The Information Security Analytics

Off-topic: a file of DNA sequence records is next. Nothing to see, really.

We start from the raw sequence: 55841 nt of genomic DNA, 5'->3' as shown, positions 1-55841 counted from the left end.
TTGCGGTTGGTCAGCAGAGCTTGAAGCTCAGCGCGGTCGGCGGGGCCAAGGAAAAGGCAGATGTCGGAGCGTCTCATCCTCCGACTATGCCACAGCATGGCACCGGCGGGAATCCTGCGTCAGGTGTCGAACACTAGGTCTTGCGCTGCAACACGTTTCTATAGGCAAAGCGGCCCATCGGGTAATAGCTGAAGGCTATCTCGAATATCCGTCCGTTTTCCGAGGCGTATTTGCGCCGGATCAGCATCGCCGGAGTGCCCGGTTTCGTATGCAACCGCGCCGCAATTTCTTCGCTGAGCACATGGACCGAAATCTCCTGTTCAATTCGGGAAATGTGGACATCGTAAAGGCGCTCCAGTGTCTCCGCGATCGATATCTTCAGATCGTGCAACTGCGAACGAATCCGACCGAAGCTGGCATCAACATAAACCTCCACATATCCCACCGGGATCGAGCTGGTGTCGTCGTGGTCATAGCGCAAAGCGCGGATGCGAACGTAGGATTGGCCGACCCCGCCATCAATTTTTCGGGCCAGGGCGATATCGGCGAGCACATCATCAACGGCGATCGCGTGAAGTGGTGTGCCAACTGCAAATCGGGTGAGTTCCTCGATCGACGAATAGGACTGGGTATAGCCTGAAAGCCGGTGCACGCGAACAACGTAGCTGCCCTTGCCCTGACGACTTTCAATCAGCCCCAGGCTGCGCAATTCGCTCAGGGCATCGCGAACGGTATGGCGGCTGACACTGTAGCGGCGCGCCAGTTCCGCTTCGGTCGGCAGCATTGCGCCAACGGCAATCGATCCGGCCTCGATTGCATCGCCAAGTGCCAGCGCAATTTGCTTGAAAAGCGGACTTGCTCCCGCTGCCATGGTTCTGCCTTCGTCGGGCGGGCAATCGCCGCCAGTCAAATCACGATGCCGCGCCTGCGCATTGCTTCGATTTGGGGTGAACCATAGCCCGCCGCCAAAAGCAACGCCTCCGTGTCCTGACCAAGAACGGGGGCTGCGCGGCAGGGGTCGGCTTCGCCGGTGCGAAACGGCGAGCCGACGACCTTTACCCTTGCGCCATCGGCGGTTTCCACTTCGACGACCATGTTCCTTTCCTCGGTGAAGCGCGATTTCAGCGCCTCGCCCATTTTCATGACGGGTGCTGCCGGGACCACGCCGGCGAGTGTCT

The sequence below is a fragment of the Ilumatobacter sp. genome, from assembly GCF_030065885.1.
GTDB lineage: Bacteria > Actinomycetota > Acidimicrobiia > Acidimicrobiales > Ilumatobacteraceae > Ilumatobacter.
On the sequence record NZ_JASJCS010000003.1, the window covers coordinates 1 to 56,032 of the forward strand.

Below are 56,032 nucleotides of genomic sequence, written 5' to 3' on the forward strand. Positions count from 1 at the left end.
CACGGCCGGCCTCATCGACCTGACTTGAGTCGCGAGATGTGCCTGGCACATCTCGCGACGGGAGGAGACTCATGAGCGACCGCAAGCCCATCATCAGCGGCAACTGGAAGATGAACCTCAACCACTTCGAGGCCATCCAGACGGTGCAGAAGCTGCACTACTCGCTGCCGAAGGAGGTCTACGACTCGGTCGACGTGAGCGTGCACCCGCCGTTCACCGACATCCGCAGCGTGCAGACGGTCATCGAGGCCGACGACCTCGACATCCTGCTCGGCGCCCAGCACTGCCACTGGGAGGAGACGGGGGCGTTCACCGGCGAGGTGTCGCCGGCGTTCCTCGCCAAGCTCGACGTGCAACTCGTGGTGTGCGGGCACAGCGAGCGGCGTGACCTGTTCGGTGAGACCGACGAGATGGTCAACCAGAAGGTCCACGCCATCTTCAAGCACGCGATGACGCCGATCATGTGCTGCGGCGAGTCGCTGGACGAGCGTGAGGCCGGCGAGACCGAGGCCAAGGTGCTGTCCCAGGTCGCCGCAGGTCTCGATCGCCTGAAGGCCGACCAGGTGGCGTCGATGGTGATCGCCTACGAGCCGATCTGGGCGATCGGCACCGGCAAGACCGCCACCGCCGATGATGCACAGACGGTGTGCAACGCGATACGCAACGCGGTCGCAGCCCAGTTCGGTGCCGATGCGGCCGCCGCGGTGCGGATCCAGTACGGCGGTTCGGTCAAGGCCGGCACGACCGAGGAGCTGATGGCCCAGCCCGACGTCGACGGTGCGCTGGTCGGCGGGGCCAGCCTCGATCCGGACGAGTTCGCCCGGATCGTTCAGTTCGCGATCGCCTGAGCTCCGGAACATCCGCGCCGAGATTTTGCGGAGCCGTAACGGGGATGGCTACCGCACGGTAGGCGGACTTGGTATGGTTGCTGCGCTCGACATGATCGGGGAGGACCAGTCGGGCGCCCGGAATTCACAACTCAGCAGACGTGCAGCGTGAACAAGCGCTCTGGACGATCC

shares how Graph Databases can manage an ‘entire defensive infosec posture’. I’m very excited to finally be able to talk about a technology that I’ve been working on for some time. I have figured out how to connect all aspects of defense: architecting and securing systems (I’ll call it ‘engineering’), gathering intelligence on what attackers are doing, and detecting and responding to incidents (I’ll call this ‘operations’). I’ve assessed risk for years and it has never felt ‘right’. At a fundamental level, I’m not sure we even knew what risk we were assessing. A vulnerability wasn’t a risk. A control definitely wasn’t a risk. Additionally, nothing quite seemed right when it came to determining risk likelihood. I’ve seen every approach under the sun. Many were repeatable, but simply obscured analysts’ decisions behind various weights and ‘classifications’ (like calling a vulnerability exploitable by outsiders or insiders). I came to realize risk was a path, as I’ve previously blogged. Others have come to this conclusion as well, sometimes referring to these paths as kill chains. I make the path distinction since, as a coworker and Lockheed pointed out, kill chains tend to be a specific number of steps. Attack paths are fairly flexible and arbitrary. A kill chain is an attack path, but not necessarily vice versa. The next question becomes how to aggregate these paths. The Lockheed paper begins to address it, but a much better approach is the use of graph theory! I won’t claim to be the first to use graph theory for this. Many have, and I intend to publish a research paper giving full credit to all those whose works I built upon. However, what I am doing is fundamentally different. By combining attack paths from analysts with graph theory, we now have something that closely resembles how we think about risks happening. An attacker can do A, then B, then C to cause us consequences. And if we block B, they still have the option of doing D in it’s place. By using Bayesian math, the combination of risk can be aggregated. Additionally, risk can be tied to threats and their specific attributes. (The explanation of this is something that’ll have to wait for the research paper.) Read the full article.